"This paper raises basic questions about the process of economic growth. It questions the assumption, nearly universal since Solow’s seminal contributions of the 1950s, that economic growth is a continuous process that will persist forever. There was virtually no growth before 1750, and thus there is no guarantee that growth will continue indefinitely. Rather, the paper suggests that the rapid progress made over the past 250 years could well turn out to be a unique episode in human history. The paper is only about the United States and views the future from 2007 while pretending that the financial crisis did not happen. Its point of departure is growth in per-capita real GDP in the frontier country since 1300, the U.K. until 1906 and the U.S. afterwards. Growth in this frontier gradually accelerated after 1750, reached a peak in the middle of the 20th century, and has been slowing down since. The paper is about “how much further could the frontier growth rate decline?” "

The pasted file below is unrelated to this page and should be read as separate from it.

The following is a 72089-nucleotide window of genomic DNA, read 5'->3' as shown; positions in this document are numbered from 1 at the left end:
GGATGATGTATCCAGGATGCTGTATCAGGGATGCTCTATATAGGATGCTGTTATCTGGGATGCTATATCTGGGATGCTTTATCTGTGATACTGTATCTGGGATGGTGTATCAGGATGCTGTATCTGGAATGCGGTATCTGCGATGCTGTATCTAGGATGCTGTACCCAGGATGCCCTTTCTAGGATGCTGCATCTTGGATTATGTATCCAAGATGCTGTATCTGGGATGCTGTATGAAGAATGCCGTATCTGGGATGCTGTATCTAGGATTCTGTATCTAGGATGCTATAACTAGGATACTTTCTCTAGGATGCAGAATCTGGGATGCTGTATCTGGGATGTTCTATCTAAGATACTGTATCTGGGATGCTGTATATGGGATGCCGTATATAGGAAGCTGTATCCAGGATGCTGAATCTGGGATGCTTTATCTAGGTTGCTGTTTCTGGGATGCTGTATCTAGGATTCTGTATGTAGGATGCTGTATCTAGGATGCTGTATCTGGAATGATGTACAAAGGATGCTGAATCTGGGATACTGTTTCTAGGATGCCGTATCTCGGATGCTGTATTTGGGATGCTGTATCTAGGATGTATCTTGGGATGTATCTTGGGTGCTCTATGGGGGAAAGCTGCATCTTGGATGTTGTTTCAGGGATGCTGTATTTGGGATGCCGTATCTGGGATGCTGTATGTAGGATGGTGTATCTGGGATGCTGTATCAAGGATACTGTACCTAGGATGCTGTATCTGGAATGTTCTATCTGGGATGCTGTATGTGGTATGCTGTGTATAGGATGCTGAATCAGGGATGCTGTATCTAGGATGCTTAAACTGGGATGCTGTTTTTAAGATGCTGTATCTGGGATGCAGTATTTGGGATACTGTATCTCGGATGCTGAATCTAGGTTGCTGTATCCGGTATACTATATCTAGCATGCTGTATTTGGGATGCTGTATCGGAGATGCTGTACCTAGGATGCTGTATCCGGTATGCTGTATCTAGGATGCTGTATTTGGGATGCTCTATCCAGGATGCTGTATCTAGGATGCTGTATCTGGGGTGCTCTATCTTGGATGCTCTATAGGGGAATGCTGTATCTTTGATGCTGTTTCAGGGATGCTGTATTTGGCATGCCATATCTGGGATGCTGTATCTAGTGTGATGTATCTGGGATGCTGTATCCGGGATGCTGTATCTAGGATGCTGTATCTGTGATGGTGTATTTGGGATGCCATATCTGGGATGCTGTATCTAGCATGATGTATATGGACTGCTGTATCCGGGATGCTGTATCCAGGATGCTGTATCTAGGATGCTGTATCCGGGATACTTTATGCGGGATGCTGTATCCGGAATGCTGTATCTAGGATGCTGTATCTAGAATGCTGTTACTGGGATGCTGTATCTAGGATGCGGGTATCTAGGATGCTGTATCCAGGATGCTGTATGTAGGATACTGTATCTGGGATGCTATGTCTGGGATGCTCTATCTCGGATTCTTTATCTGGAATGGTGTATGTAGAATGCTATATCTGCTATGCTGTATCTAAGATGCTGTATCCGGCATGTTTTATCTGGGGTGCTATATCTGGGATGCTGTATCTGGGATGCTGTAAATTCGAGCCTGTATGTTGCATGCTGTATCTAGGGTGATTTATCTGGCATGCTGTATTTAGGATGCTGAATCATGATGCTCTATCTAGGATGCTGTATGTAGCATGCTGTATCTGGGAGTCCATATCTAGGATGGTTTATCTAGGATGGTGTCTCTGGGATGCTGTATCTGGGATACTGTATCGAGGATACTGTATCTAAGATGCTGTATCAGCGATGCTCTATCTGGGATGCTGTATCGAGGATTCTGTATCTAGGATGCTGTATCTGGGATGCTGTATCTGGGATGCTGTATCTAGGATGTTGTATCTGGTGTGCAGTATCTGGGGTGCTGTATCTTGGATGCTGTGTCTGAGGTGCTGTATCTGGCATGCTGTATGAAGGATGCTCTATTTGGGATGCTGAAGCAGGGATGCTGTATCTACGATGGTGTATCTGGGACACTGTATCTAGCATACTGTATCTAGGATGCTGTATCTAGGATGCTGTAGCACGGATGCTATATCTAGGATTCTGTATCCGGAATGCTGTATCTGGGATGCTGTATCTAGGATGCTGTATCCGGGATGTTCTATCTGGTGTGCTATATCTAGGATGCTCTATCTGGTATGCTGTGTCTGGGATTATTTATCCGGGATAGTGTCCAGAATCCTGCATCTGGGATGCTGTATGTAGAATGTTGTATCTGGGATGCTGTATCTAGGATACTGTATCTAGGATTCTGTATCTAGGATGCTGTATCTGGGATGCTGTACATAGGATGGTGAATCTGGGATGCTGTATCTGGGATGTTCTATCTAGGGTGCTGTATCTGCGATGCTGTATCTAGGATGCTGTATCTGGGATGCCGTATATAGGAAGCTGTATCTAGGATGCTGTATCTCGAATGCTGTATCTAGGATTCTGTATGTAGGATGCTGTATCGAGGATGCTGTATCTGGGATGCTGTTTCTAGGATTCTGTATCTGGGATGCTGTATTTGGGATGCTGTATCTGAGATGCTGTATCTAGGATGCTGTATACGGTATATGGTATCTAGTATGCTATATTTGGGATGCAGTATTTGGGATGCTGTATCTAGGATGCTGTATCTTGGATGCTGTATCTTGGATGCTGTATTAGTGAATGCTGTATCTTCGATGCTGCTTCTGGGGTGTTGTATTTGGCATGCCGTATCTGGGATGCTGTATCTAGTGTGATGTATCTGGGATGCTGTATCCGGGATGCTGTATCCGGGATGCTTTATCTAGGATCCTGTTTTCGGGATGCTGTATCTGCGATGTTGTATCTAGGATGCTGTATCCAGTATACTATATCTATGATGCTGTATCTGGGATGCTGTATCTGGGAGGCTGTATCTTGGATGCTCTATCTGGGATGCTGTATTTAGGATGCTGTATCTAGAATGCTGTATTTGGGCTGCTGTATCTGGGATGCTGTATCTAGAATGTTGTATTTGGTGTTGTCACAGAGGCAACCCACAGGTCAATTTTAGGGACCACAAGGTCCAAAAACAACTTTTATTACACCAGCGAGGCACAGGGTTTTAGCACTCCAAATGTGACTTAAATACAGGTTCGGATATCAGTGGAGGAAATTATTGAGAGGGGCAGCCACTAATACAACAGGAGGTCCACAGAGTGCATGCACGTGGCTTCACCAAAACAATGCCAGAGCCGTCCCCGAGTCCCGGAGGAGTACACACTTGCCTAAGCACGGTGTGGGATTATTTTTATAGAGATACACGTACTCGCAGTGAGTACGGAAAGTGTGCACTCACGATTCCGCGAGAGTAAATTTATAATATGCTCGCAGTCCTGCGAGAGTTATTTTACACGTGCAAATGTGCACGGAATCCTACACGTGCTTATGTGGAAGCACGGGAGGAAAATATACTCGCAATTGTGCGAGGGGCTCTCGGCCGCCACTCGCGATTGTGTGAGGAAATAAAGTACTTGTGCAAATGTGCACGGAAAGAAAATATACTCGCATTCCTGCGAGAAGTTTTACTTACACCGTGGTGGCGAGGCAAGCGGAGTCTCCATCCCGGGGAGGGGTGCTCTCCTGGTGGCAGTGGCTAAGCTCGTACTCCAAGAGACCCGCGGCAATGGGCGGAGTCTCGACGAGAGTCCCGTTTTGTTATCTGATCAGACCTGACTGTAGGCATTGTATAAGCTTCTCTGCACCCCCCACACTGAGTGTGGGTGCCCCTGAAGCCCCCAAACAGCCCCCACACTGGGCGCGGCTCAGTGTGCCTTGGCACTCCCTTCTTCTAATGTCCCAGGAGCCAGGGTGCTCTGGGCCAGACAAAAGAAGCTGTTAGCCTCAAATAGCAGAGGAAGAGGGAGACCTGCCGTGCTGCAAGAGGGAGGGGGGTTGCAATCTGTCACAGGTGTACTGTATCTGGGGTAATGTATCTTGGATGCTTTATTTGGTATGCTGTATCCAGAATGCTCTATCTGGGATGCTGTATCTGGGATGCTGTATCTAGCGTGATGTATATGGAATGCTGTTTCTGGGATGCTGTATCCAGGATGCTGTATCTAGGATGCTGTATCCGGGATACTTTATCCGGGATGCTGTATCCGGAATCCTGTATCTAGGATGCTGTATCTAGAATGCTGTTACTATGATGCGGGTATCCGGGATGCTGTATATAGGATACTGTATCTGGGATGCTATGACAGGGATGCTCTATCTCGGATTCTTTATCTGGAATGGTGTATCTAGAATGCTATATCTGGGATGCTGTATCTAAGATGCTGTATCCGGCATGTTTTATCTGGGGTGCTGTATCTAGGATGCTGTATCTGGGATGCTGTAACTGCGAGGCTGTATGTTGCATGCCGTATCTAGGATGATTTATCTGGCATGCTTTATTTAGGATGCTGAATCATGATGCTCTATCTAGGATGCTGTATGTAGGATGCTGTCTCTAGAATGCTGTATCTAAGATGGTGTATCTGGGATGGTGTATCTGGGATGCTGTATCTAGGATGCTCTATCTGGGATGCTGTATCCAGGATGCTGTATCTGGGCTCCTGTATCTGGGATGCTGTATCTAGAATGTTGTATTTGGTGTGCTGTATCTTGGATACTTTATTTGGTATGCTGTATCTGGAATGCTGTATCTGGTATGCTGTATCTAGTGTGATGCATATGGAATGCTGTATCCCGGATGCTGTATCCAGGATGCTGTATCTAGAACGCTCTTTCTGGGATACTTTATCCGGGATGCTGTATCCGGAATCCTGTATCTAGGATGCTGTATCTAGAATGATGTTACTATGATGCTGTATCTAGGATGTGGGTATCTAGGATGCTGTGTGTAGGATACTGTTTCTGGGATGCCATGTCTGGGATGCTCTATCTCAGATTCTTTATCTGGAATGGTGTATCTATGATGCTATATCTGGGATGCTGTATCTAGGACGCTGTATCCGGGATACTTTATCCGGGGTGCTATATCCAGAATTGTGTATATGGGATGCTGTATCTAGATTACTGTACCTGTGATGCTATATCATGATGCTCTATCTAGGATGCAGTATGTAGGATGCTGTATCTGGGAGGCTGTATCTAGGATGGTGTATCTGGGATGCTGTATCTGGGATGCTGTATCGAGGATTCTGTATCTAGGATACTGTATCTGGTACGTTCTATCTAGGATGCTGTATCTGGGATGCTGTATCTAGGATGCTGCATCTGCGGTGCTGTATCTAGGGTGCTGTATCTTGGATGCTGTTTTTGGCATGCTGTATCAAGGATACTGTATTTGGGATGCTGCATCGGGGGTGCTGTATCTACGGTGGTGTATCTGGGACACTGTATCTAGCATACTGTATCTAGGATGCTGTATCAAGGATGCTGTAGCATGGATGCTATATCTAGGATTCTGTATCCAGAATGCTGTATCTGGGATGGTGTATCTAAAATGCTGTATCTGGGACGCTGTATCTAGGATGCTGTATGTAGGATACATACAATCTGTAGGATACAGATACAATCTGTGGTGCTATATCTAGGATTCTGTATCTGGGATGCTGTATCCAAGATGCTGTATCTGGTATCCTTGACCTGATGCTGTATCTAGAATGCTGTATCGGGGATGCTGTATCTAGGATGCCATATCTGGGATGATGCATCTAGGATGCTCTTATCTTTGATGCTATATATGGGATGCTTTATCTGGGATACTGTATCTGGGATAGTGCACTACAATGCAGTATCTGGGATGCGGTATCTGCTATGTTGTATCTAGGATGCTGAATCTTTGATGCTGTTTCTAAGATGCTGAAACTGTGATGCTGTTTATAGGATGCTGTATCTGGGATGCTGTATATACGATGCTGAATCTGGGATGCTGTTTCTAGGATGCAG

economics  growth  econometrics  future  capitalism  innovation 
october 2012 by tsuomela
Post Growth Institute | The End of Bigger. The Start Of Better
Post Growth is a catalyst for identifying, inspiring and implementing new approaches to global well-being.

We are an international network of people committed to tackling the cause, rather than the symptoms, of a myriad of social and environmental problems to create a positive world future that does not depend on economic growth.
economics  heterodoxy  post-growth  growth  activism 
july 2012 by tsuomela
Breakthrough Journal: Blog : The Creative Destruction of Climate Economics
"In the 70 years that have passed since Joseph Schumpeter coined the term "creative destruction," economists have struggled awkwardly with how to think about growth and innovation. Born of the low-growth agricultural economies of 18th Century Europe, the dismal science to this day remains focused on the question of how to most efficiently distribute scarce resources, not on how to create new ones -- this despite two centuries of rapid economic growth driven by disruptive technologies, from the steam engine to electricity to the Internet."